These are essentially Non-Disclosure Agreements that fall under the umbrella of an employer-employee relationship, rather than a business-to-business or business-to-contractor relationship. This form will have the employee agree that they will not share trade secrets or use their position to gain knowledge for the purpose of stealing and sharing it. Many companies have their employees sign these types of agreements as a matter of protocol.

What are Business Plan Confidentiality Agreements?

When working to generate a business plan, it is sometimes required that a lot of eyes get to see the contents of the plan. If this is the case, the chief author can use Business Plan Confidentiality Agreements in order to ensure that the information contained in the business plan remains privileged and is not shared except for the purposes of working on the business plan itself.

What are Confidentiality and Non-Disclosure Amendment Agreements?

If an NDA has been found to be insufficient, or the circumstances surrounding the NDA have changed, it may be necessary for both parties to sign a Confidentiality and Non-Disclosure Amendment Agreement in order to update the original agreement to correspond with the new circumstances. This is usually useful when job details change and a business wants to ensure that any new information shared with a contractor or other business will still remain protected.

When is it appropriate to use a Non-Disclosure form?

As you might imagine, there are a large number of situations that could call for a Non-Disclosure form to be signed.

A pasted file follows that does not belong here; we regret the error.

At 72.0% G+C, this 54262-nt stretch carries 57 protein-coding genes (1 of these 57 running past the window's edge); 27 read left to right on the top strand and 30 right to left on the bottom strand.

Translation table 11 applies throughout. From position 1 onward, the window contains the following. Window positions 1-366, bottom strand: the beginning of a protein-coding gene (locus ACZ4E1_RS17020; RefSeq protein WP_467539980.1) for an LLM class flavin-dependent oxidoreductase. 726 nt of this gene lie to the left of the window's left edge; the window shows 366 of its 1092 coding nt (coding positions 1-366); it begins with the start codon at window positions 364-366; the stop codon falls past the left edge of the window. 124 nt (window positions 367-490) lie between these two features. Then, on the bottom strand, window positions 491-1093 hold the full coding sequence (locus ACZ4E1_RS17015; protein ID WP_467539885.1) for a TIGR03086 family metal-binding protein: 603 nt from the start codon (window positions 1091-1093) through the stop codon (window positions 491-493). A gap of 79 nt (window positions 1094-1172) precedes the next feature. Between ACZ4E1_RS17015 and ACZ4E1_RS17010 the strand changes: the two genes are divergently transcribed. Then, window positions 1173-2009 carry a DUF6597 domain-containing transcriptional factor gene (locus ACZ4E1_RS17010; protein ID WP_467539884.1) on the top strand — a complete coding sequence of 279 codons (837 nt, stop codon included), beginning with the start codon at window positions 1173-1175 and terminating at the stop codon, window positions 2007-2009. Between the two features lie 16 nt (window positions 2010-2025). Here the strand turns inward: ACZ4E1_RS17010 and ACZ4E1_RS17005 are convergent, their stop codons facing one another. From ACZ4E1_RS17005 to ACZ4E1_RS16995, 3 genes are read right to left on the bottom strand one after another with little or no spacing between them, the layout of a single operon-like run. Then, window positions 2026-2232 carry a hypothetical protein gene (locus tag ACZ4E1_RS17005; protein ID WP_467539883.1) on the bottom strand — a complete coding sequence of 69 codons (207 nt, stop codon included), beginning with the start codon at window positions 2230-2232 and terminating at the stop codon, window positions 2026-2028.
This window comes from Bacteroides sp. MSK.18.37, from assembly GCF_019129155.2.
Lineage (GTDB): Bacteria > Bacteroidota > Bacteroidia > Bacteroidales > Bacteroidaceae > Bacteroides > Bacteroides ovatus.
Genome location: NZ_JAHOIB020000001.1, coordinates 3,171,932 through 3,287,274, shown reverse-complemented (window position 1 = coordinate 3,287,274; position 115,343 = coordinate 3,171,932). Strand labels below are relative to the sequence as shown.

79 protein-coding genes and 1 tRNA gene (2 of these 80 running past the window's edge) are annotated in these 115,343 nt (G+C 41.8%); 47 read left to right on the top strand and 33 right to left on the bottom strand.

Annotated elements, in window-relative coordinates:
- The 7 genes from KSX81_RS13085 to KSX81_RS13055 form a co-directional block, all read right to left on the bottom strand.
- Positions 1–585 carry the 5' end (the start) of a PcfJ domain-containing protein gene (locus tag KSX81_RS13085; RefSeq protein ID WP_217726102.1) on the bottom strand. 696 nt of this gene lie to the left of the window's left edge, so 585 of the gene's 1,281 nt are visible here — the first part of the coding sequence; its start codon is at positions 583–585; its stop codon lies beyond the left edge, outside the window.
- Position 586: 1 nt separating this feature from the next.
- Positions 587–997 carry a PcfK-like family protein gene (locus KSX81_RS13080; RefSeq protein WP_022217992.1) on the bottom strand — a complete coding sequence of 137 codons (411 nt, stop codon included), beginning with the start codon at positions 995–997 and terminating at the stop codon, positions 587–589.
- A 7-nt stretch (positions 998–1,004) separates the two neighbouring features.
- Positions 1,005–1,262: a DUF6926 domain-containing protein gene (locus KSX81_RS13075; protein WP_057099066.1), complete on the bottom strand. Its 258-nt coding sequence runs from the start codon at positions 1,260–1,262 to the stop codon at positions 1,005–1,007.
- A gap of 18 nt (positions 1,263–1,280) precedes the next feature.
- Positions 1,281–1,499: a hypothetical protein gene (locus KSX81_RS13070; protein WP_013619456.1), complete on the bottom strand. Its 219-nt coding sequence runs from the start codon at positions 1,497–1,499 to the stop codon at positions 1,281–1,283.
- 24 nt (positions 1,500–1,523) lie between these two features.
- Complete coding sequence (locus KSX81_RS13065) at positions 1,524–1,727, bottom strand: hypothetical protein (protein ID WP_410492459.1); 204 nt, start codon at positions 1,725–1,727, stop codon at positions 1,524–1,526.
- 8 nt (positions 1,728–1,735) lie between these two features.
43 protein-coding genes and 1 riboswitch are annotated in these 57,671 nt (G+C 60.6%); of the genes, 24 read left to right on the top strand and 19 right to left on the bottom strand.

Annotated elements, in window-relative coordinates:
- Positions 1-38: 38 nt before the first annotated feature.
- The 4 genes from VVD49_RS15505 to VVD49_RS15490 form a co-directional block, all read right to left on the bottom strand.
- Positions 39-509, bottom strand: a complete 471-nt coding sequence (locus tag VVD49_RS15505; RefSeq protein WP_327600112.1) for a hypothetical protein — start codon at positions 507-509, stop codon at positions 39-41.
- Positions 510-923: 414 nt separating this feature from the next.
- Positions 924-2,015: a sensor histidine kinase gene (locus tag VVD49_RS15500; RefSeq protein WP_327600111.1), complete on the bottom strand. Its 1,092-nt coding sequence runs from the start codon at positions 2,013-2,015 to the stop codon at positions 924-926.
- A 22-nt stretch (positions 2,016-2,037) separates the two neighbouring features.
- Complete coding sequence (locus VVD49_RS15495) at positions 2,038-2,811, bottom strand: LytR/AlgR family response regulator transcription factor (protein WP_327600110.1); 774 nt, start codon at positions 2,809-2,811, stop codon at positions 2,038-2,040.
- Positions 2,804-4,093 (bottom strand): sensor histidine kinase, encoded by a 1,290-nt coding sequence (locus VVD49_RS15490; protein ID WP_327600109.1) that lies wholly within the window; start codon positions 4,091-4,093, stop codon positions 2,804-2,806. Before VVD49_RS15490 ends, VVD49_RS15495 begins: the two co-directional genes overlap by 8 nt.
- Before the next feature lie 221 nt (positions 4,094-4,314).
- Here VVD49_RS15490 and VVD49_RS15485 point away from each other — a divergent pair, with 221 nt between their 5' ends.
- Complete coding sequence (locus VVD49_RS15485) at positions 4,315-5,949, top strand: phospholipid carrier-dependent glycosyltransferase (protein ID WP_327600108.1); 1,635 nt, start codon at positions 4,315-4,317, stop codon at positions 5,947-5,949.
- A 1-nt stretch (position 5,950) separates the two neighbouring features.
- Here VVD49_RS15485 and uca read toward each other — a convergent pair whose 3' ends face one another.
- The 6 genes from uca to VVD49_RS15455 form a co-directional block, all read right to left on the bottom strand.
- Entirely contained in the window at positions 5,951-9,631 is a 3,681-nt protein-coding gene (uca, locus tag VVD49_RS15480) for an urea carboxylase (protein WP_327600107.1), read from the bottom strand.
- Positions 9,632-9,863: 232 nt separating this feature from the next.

Typically, Non-Disclosure is focused in business interactions. Any type of interaction – employee to employer, contractor to business, business to business, sole proprietorship to individual – could necessitate a Non-Disclosure form of some sort depending on the information shared. Many companies simply have all employees sign an Employee Confidentiality Agreement as standard practice, even if the jobs being filled do not correspond to learning specific trade secrets. Many Non-Disclosure forms are standard practice for this reason, even when dealing with short-term contractors.

When starting a business, these forms may be appropriate to use as well. For example, when generating a business plan, the Business Plan Confidentiality Agreement helps keep the idea behind the business a secret, as well as any planned ideas or trade secrets. A Potential Investor Confidentiality Agreement accomplishes the same thing but helps ensure that rival companies cannot pose as potential investors, learn about a business, and then use that information against that same business.

Additionally, Non-Compete forms, while they are not the same as Non-Disclosure forms, will typically be included as standard protocol at the same time Non-Disclosure forms are signed for this reason. Use both of these forms when you’re sure you have information to protect and you don’t want it falling into the hands of your competition.

What kind of NDA should I make my contractors/employees sign?

Depending on your purposes, it will be advantageous to make your contractors sign a standard Short-Form NDA and your employees sign an Employee Confidentiality Agreement. There is no need to get “fancy” and have them sign more documents or documentation than they need to sign in order for your information to be protected.